Asked in 1998 by The Morning Call if he might have made lots of money from his innovations, he said, “Yeah, probably. But all the research we were doing was for the good of the industry, since I was in a state college. Our object for being there was to help the industry.”
It’s “Bob Baker’s Cornell Chicken” that is sold every year at Baker’s Chicken Coop, a permanent fixture at the New York State Fair and a summer gig for the Cornell scientist’s family for 60+ years. Beyond the Fair, along New York’s rural highways you’ll encounter either “Bob Baker’s”, “Cornell”, “State Fair”, or “Firehouse” chicken sizzling on roadside grills, some of which are fashioned after Dr. Baker’s homemade prototype.
Two bottled commercial products, “Salamida Original State Fair Famous Cornell Style Chicken BBQ Sauce” and “Chiavetta’s Barbeque Marinade”, both essentially Baker’s recipe, are for sale throughout New York.
Cornell Chicken’s popularity is proof of Baker’s marketing efforts, yes, but mostly it’s a testament to just how darn tasty the stuff is. Follow his counsel for grilling the bird over medium embers, not flame, turning and basting every five minutes or so, and you’ll be rewarded with smoke, tang, salt, slight charring, and succulent meat under crisp skin.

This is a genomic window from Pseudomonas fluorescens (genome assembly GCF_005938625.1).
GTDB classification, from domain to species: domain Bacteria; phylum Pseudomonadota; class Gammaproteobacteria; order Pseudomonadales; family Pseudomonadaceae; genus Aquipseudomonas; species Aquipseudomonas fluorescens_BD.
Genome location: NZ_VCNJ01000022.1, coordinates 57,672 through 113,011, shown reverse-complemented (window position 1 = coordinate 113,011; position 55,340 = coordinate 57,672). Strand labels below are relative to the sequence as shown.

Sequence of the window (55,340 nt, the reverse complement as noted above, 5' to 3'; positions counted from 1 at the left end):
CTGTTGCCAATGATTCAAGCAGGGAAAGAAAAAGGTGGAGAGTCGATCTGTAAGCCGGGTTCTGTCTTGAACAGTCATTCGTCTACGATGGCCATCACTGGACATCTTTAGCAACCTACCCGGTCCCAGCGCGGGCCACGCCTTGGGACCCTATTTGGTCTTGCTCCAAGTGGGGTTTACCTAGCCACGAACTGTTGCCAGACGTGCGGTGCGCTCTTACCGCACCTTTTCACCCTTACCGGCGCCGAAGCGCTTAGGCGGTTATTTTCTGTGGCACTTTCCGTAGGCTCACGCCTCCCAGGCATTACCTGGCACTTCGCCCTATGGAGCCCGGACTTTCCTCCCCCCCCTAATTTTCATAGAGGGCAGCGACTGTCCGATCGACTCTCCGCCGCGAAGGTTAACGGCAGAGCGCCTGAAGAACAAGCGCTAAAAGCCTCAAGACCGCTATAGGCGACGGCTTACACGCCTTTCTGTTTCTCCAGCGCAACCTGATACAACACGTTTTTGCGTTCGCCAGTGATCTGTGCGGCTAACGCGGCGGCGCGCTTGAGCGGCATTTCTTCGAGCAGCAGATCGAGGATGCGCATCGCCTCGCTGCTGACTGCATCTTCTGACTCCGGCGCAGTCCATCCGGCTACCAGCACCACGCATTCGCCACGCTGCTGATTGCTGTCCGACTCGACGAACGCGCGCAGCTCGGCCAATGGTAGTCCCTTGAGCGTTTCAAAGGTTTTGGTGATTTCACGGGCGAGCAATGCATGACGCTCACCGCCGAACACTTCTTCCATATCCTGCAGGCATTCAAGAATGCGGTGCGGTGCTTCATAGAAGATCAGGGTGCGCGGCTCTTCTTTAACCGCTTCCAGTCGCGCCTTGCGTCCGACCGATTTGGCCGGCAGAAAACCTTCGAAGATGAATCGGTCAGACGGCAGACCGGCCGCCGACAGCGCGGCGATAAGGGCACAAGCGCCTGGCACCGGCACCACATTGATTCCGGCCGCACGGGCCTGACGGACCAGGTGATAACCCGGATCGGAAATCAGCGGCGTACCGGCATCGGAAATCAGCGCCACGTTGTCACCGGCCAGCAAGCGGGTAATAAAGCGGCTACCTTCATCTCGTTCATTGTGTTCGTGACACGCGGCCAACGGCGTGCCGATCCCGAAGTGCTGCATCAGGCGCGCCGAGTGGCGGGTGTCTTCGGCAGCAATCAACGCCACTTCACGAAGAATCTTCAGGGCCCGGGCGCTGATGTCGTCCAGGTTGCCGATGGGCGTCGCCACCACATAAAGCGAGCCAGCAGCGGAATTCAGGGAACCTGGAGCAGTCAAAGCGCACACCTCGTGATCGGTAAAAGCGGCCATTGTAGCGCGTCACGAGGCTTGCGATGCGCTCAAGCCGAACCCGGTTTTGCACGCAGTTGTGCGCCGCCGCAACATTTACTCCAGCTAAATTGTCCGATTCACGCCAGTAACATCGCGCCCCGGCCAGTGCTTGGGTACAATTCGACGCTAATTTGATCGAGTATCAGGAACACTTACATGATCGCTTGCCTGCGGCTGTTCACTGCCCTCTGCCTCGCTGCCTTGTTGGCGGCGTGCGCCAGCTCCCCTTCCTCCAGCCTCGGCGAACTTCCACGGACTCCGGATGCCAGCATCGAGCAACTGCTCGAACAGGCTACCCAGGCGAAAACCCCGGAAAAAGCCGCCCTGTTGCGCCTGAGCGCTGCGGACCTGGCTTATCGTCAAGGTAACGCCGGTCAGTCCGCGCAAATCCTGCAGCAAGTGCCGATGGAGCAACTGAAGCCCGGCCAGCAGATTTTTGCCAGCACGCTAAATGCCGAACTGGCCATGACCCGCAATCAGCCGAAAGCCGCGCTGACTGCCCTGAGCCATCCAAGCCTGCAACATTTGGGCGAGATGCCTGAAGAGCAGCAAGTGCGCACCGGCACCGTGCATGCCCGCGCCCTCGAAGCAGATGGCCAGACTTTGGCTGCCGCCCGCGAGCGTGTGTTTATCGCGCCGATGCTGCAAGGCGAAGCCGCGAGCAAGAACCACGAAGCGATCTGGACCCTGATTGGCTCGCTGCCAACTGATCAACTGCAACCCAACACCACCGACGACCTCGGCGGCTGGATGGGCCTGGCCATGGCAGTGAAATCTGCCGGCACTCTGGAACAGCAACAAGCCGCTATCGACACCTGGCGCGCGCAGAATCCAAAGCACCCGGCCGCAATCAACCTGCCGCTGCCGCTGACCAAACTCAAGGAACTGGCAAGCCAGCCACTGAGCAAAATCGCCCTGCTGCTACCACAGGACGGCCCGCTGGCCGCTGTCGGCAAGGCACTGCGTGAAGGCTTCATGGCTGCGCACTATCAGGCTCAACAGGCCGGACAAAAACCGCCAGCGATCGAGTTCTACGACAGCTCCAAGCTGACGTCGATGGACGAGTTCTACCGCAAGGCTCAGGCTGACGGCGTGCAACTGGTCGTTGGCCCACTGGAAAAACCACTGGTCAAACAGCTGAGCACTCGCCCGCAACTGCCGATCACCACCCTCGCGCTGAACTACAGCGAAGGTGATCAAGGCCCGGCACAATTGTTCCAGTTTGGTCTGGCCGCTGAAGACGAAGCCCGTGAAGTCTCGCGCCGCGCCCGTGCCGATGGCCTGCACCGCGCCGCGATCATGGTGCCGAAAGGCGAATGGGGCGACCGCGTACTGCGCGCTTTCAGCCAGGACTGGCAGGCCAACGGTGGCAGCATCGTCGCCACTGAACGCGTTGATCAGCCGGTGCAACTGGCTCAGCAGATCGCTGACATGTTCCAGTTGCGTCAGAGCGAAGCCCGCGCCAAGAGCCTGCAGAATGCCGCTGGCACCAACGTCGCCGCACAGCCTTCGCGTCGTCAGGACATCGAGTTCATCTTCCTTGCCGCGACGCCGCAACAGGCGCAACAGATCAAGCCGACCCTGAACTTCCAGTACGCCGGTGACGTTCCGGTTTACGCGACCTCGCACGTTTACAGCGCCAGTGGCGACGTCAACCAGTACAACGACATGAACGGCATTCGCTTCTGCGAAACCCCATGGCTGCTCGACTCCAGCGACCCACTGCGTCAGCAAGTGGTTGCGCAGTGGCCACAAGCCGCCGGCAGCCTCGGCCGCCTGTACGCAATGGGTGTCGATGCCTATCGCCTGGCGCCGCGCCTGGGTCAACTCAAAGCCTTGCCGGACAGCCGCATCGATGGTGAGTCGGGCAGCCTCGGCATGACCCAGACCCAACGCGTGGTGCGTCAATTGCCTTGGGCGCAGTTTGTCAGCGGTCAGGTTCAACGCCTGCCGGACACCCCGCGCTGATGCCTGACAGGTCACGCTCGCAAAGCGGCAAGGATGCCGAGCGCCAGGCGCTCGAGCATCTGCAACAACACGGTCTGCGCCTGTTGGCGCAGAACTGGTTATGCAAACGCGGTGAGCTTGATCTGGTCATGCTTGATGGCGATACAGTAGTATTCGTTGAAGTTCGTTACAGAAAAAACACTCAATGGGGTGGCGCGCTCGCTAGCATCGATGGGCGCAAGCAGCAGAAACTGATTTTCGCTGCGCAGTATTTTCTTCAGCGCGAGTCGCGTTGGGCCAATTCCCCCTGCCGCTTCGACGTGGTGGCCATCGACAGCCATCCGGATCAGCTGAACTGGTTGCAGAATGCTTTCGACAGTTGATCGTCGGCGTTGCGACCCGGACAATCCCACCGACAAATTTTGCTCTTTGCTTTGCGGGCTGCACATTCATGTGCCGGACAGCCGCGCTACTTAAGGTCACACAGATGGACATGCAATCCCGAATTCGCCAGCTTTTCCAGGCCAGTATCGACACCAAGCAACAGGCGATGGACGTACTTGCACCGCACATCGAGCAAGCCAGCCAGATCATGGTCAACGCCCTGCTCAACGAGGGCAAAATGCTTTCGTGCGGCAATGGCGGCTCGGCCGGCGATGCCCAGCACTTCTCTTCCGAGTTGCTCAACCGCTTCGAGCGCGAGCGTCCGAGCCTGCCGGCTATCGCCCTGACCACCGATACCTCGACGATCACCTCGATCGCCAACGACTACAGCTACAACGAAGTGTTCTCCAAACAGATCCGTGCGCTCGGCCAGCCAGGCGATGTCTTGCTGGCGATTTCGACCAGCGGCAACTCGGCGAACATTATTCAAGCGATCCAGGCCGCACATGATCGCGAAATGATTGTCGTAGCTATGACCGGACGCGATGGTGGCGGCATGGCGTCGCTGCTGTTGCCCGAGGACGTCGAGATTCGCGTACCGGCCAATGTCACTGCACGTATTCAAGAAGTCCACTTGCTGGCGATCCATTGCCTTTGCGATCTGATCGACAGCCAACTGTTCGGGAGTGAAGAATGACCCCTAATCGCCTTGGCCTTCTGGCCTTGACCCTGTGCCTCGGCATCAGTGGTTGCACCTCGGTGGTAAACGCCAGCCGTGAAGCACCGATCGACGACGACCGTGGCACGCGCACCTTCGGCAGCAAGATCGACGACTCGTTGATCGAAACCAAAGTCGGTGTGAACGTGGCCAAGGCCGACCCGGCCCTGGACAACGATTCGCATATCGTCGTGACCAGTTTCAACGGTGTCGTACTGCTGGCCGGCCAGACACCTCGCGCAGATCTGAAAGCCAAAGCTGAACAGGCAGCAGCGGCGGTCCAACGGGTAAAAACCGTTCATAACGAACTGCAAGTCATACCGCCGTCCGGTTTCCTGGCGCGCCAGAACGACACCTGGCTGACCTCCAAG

Though Delmarveans have claimed Baker’s recipe as their own, they have, at least, put their own spin on it by adding Old Bay, hot sauce and/or cayenne to the mix. (However, Perdue’s recipes do not.) And, the web-o-sphere abounds with other variations (see Preparation Notes, below).
Memorial Day weekend may still be 57 days away, but Baltimore’s Spring weather is fine and the trees are beyond bud, so scrape the grill clean and fire the charcoal. For summer we must wait, but for Eastern Shore Chicken, we do not.
Bob Baker’s Cornell Chicken Barbecue Sauce Recipe